The most important single piece that Kierkegaard wrote is something I seldom hear about and a lot of people don't know too well. It's his essay called 'The Difference between a Genius and an Apostle.' This was tremendously important to me. Kierkegaard says that a genius is a man who arrives at truth like a scientist or a philosopher or a thinker. [...] whereas an apostle has heard the news of something that has happened, and he has the authority to tell somebody who hasn't heard the news what the news is. [...] The whole structure of Binx's search is based on it. [...] Kierkegaard said if he hearer of the news asks the apostle, 'On what grounds am I supposed to believe this news?' the apostle simply replies that 'I have the authority to tell it to you, and if you don't believe it it is your fault. If I didn't have the authority, I wouldn't be telling you.'20
The apostle's utterance is the only kind of speech that can express the paradox that is at the heart of religion. No amount of dialectic comes close to expressing it. In the work cited by Percy, Kierkegaard writes (in a vehement, scornful and unforgiving tone):
What, exactly, have the errors of exegesis and philosophy done in order to confuse Christianity, and how have they confused Christianity? Quite briefly and categorically, they have simply forced back the sphere of paradox-religion into the sphere of esthetics. [...] If the sphere of paradox-religion is abolished, or explained away in esthetics, an Apostle becomes neither more nor less than a genius, and then—good night, Christianity. Esprit and the Spirit, revelation and originality, a call from God and genius, all end by meaning more or less the same thing. [...] They talk in exalted terms of St. Paul's brilliance and profundity, of his beautiful similes and so on—that is mere estheticism. [...] As an Apostle St. Paul has no connection whatsoever with Plato or Shakespeare, with stylists or upholsterers [Paul was a tentmaker], and none of them (Plato no more than Shakespeare or Harrison the upholsterer) can possibly be compared with him. A genius and an Apostle are qualitatively different. [...] All thought breathes in immanence, whereas faith and the paradox are a qualitative sphere unto themselves. [...] Genius is [...] immediateness [...] genius is born. [...] An Apostle is not born: an Apostle is a man called and appointed by God, receiving a mission from him. [...] Authority is the decisive quality.21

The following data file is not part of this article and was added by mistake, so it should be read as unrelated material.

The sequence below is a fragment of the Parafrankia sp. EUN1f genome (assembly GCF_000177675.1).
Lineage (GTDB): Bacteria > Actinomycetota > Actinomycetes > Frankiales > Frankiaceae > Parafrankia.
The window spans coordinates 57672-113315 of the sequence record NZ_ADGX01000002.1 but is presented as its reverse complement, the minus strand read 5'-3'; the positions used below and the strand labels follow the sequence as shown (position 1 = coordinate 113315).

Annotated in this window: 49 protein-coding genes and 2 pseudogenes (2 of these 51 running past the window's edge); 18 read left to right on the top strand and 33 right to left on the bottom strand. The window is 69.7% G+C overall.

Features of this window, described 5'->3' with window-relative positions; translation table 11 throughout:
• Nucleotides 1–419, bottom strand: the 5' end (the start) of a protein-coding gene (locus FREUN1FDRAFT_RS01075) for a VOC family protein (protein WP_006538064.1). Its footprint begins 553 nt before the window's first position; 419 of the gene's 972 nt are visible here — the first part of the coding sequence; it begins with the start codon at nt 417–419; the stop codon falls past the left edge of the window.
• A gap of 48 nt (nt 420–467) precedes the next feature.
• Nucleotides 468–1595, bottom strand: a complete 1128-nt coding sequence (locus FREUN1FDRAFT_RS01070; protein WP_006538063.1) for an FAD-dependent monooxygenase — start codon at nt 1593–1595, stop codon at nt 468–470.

In The Difference Between a Genius and an Apostle, Kierkegaard considered himself a genius, not an apostle, and that he wrote without this authority.22 Certainly, a novelist can express this vision: Percy does it in the passage quoted above. The task Kierkegaard set himself – in the first phase of his writing, when he wrote exclusively under pseudonyms – was more difficult and complicated than the novelist's: he believed he could only express this vision indirectly, through his multiple personae with their contradictory points of view, leaving the reader to infer the intended paradox: for the religious is too sublime for a mere genius to express:
If such is one's vision of the world, then what strategy lies open to the writer who would bear an active witness to another world, to a Christian vision? Kierkegaard insists – and insists and insists – that one may do so only through an ironic indirection [...] Given a world that is, if not bad, at best mediocre, it is only through a strategy of ironic indirection that an author with a Christian vision may gain a purchase upon that world.23
But in taking this position, Kierkegaard is contradicting himself. His use of irony and multiple personae allow glimpses of the religious sublime which he asserts is impossible to express. It is as if Kierkegaard were not in control of his own, sprawling system, that he cannot help expressing the religious sublime that he has tried to show cannot be expressed directly:
He is the instrument of a consuming and unrelenting muse, meaning in one respect, as he says, that even he cannot understand his own writings in their wholeness, often discovering in them more than he understood them as saying when he wrote them. An intention is captured there larger than the writer's, and so the text becomes an inspired scripture.”24